Lesley University intern, Marcel Howard, writes about the Vermont Yankee Nuclear Power Plant and how it relates to Pilgrim Nuclear Power Station in Plymouth, MA. Marcel is a 3rd year student at Lesley, majoring in Political Science with a minor in Environmental Studies and will be focusing on issues related to Pilgrim’s nuclear waste storage project for the semester.
On December 29, 2014, the Vermont Yankee Nuclear Power Plant went offline for the last time. According to its owner, Entergy, the plant was no longer “economically viable.” However, this was after Entergy dragged the State of Vermont through a long and costly litigation process, which was created when the State asked Entergy to, “cease operations in light of new evidence that neither Entergy nor the aging facility at Yankee was reliable.”
Rather than enhancing the property for other use in a timely manner, Entergy opted to push decommissioning up to sixty-years down the road under a program known as SAFSTOR. SAFSTOR is also referred to as “deferred dismantling,” where a nuclear facility just sits untouched until (typically) 60 years later when the plant is finally dismantled and the property decontaminated.
Vermont Yankee’s decommissioning funds will be used to cover expenses related to maintaining spent nuclear waste onsite – never an intended use of these funds. Because of added costs due to unforeseen complications and inflation, it is now less likely that there will be sufficient funds to complete decommissioning – even within the sixty-year time frame.
Along with Entergy’s continued “childish” behaviors on the Yankee plant situation, it has asked the Nuclear Regulatory Commission (NRC) to allow it to “shrink” its responsibilities from the normal 10-mile emergency preparedness zone around the plant down to the footprint of the facility’s 148 acres. However, the NRC has noted Entergy’s claim that, “there are no postulated accidents that could result in dose consequences that are large enough to require offsite emergency planning” is inaccurate. The NRC also stated that, “in the unlikely event that there is a catastrophic loss of spent fuel pool water inventory, there is a potential for an offsite release of radioactive material.”
In Feb. 2015, Vermont’s Health Department found a radioactive isotope in groundwater at the closed Yankee Power Station. Strontium-90 was reportedly found at levels below the EPA’s safe drinking water threshold (4 millirem per year or 8 picoCuries per liter of water). Strontium-90 is a by-product of the fission of uranium and plutonium in nuclear reactors and is considered one of the more hazardous constituents of nuclear wastes. As it decays, it releases radiation. Srontium-90 is referred to as a “bone seeker” and is linked to bone cancer, cancer of the soft tissue near the bone, and leukemia. Risk of cancer increases with increased exposure to Sr-90 and any of this substance leaking into our groundwater is cause for concern.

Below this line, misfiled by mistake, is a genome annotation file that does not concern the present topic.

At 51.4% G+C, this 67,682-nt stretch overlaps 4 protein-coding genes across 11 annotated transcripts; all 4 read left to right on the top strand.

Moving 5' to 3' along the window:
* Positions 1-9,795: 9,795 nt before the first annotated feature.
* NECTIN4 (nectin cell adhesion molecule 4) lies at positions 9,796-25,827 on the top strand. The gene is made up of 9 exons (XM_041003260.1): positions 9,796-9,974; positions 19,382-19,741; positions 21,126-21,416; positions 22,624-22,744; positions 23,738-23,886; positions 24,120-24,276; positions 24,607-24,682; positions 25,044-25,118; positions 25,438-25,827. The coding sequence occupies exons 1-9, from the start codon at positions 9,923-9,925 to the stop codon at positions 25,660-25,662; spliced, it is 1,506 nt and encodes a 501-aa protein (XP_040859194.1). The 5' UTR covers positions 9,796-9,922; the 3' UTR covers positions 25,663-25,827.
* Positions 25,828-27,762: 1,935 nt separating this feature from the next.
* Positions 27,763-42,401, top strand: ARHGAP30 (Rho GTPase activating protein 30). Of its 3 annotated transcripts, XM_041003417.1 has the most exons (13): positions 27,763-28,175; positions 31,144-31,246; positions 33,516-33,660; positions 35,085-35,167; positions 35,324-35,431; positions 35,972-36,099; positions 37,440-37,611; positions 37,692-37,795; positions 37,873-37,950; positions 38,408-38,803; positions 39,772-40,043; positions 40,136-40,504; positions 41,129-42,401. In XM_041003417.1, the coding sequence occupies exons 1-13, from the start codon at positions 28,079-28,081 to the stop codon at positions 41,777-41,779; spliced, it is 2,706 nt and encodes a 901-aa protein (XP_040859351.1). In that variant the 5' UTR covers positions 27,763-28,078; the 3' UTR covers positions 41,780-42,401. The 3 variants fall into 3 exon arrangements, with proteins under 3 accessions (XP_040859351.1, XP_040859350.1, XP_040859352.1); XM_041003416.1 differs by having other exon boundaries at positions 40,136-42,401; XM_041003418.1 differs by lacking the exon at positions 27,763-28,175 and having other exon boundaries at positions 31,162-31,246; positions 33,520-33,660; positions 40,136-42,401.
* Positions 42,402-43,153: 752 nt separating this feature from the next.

Even with this discovery, in early March 2015 the NRC gave their seal of approval to Entergy’s proposal to reduce its commitment to emergency response at Vermont Yankee. By April 2016, the plant will be disconnected from the emergency sirens that dot the landscape within the 10-mile EPZ. Entergy will also stop sending batteries to those who have emergency radios, will no longer pay for iodine tablets, and won’t send yearly calendars (that include emergency guidance) to all those who live and work in the EPZ. However, with Entergy’s lack luster approach to decommissioning, the drawn out timeframe of 60 years, and the fact that nuclear waste will be sitting in the spent fuel pool for years, the NRC should rethink its decision. There could be a variety of future unforeseen problems that could arise over the next 60 years.
Unfortunately, Pilgrim Nuclear Power Station in Plymouth, MA could be headed on the same problematic path as the Yankee power plant. According to Pilgrim Watch Director, Mary Lampert, “Pilgrim is losing money, and like Vermont Yankee, it can’t compete.” However, according to Entergy, “Entergy has no plans to shutter Pilgrim Nuclear Power Station at this time.”
Even with Entergy’s statement that it will not shut down Pilgrim anytime soon, critics continue to point out that the plant is unreliable, a major source of pollution, and without subsidies, will cannot operate profitably. These critics are what have officials turning their attention to the possibility that, like Vermont Yankee, Pilgrim could shut down in the near future. Local residents and officials need to realize that, like Vermont Yankee, Plymouth could remain home to tons of radioactive nuclear waste long after Pilgrim turns the key off and Entergy may not have the funds to properly decommission and clean up the site in a timely manner.